- The Washington Times - Saturday, May 12, 2007

Each week, the Browser features some pop-culture places on the World Wide Web offering the coolest in free interactive sounds and action.

Won a Webby?

The International Academy of Digital Arts and Sciences has released the winners of its 11th annual Webby Awards (www.webby awards.com), which honor the best of the online world.

Of the sites judged best by members and surfers within 69 categories, a couple with some of the slickest multimedia interactivity for the end user really caught my eye.

Let’s start with the winner in the food-and-beverage category. The breath freshener in a tin, Altoids, and its peppy cyber-stop (www.altoids.com) bring the charm and atmosphere of a 19th-century carnival and vaudeville show into the modern cyber-world through streaming imagery and photo-realistic designs.

Built to amuse, engage and cleverly spread the word about the Altoids product line, the site offers multiple levels of challenges and bizarre presentations.

Just from the opening screen, visitors will want to create a Singing Love Telegram incorporating the name of the lucky e-mail recipient into a humorous song performed by a male or female actor in period garb.

Also easily accessible from the first page is the great and sometimes powerful genie Sour-O, who is available to dazzle visitors with his complex telepathic abilities and prestidigitation.

The floating head with the attitude of Carnac the Magnificent first has the audience member mentally choose a card as he tries to guess the visitor’s thoughts. Once he gets it wrong, he offers a selection of five tarotlike cards that highlight his abilities and lead to more tricks and some games.

Following various paths based on the cards chosen and the mystic’s inability to read minds, visitors might play a tug of war with a scarf stuffed in Sour-O’s nose, challenge him to a game of Ping (think Pong in a three-dimensional realm) or allow him to escape and roam around the visitor’s desktop.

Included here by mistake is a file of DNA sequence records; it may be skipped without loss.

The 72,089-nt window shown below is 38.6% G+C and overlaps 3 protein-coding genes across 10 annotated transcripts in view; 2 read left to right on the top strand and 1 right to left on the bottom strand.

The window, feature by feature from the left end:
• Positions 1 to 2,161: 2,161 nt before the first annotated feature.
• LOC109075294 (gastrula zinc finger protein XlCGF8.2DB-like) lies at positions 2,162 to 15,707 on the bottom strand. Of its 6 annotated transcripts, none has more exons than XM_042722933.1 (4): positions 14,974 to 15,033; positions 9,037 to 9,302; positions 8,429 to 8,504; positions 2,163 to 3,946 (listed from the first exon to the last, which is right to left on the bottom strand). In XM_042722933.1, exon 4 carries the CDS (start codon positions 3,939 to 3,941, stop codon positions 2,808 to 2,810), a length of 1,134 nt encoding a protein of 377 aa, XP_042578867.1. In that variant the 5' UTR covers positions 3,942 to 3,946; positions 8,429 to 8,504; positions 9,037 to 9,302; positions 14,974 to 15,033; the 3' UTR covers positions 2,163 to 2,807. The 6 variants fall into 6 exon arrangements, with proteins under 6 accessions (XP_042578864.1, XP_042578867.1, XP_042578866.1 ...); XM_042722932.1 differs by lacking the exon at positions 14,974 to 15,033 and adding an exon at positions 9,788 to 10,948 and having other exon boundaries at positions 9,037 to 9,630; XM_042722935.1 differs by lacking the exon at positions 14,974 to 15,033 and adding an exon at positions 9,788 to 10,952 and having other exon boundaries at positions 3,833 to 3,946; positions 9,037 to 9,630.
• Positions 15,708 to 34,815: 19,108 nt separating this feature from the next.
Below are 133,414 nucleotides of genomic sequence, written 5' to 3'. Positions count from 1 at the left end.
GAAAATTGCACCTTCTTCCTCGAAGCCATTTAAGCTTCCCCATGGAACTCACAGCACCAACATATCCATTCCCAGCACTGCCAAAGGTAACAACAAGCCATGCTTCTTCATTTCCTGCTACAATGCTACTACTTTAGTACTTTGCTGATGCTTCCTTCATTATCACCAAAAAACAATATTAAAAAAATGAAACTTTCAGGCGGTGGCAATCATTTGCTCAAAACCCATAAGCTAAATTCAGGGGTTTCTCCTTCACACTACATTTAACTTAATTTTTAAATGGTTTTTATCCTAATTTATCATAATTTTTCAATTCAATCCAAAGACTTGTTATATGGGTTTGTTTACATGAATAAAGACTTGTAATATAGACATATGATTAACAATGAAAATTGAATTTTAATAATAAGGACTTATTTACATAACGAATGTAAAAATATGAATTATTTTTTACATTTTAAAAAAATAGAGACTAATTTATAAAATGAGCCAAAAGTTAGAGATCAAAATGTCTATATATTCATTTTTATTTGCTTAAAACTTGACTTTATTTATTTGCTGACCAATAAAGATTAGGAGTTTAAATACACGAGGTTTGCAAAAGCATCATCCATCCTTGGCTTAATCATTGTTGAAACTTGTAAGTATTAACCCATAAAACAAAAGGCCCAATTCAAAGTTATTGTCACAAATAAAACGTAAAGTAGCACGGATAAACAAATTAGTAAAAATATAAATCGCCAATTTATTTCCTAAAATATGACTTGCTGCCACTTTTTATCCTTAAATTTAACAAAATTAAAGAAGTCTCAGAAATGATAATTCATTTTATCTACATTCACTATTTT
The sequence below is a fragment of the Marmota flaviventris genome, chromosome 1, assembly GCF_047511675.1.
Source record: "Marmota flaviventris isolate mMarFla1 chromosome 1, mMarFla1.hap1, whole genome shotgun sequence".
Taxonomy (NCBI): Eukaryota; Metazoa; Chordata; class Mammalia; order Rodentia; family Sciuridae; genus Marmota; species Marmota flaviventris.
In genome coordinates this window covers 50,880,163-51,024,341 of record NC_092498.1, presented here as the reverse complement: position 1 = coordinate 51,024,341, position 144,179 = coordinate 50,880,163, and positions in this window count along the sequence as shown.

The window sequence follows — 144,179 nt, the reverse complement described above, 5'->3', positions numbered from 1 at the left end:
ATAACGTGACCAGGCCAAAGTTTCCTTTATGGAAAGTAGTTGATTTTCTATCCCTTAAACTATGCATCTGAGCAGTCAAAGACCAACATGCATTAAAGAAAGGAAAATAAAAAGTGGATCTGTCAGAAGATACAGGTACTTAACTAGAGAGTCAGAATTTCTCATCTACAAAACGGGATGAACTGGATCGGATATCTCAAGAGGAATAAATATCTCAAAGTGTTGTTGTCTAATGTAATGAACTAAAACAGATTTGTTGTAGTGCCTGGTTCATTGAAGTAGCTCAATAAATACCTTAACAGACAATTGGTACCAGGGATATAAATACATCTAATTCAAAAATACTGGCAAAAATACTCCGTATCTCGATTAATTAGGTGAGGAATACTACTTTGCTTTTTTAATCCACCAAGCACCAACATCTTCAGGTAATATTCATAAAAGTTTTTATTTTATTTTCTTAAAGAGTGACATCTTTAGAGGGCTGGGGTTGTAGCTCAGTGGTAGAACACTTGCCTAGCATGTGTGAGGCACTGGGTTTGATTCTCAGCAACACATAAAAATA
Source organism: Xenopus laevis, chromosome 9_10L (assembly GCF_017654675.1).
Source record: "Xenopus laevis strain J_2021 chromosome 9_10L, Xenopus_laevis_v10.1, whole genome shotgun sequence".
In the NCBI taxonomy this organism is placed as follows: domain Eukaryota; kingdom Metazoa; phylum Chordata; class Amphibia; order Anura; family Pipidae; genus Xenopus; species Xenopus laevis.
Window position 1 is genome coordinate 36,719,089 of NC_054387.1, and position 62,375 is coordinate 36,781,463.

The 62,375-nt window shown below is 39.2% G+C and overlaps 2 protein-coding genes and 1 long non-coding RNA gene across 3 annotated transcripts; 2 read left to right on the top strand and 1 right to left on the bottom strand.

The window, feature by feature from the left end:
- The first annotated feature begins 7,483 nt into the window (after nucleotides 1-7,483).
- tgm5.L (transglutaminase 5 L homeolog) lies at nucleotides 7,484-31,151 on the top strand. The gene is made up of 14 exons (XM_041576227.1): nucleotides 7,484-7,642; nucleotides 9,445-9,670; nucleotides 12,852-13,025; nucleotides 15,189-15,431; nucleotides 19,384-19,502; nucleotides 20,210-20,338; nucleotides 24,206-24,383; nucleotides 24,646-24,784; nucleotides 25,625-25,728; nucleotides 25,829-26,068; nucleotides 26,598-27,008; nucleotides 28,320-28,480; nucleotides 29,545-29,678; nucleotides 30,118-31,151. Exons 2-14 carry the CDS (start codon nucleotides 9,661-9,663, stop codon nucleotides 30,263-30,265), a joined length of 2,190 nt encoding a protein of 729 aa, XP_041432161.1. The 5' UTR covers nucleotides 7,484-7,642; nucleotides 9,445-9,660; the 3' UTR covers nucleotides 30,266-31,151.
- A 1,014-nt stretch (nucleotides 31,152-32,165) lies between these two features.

The Arcade is another fun place to stop and presents 10 games that mix classic challenges, including an impressive billiards simulation and pinball, with more time-consuming fare.

Some of the more difficult games include the Great Flying Mintini, in which the player guides a human cannonball to grab Altoids tins and land safely, or Altoids 3, which involves a player making, delivering and distributing peppermint candies in side-scrolling and/or driving action.

Most impressive is Curiously Strong All Night Long, which places the visitor in a mini role-playing saga as he controls world-class loser Big Bad Al on his quest to meet up with his date, Sheena Gothskull. Lots of talking to characters and inventory management lead to success in the cartoony story.

The winner for best games site for the second year in a row is the Myst-ifying world of Samorost 2 (www.samorost. net/samorost2/). Created by Jakub Dvorsky of Amanita Design (www.amanitadesign.com), the beautiful exploration game sports exotic, photo-realistically rendered backgrounds, animation and odd creatures, and rudimentary Rube Goldberg-style puzzles.

The player must click and hunt his way around an oddly shaped planet to help a gnomelike human in white pajamas rescue his dog from aliens. He travels to the aliens’ home world via a literal tin can of a ship. In pure marketing genius, the game stops at a cliffhanger and requires players to drop $6.90 to finish the adventure — small change for such a slick concept.

The original and complete Samorost is available for free on the site, however, and has the little fellow on an adventure to single-handedly stop a land mass from crashing into his world.

Have a cool site for the online multimedia masses? Write to Joseph Szadkowski at the Browser, The Washington Times, 3600 New York Ave. NE, Washington, D.C. 20002; call 202/636-3016; or send an e-mail message (jszadkowski@washingtontimes.com).

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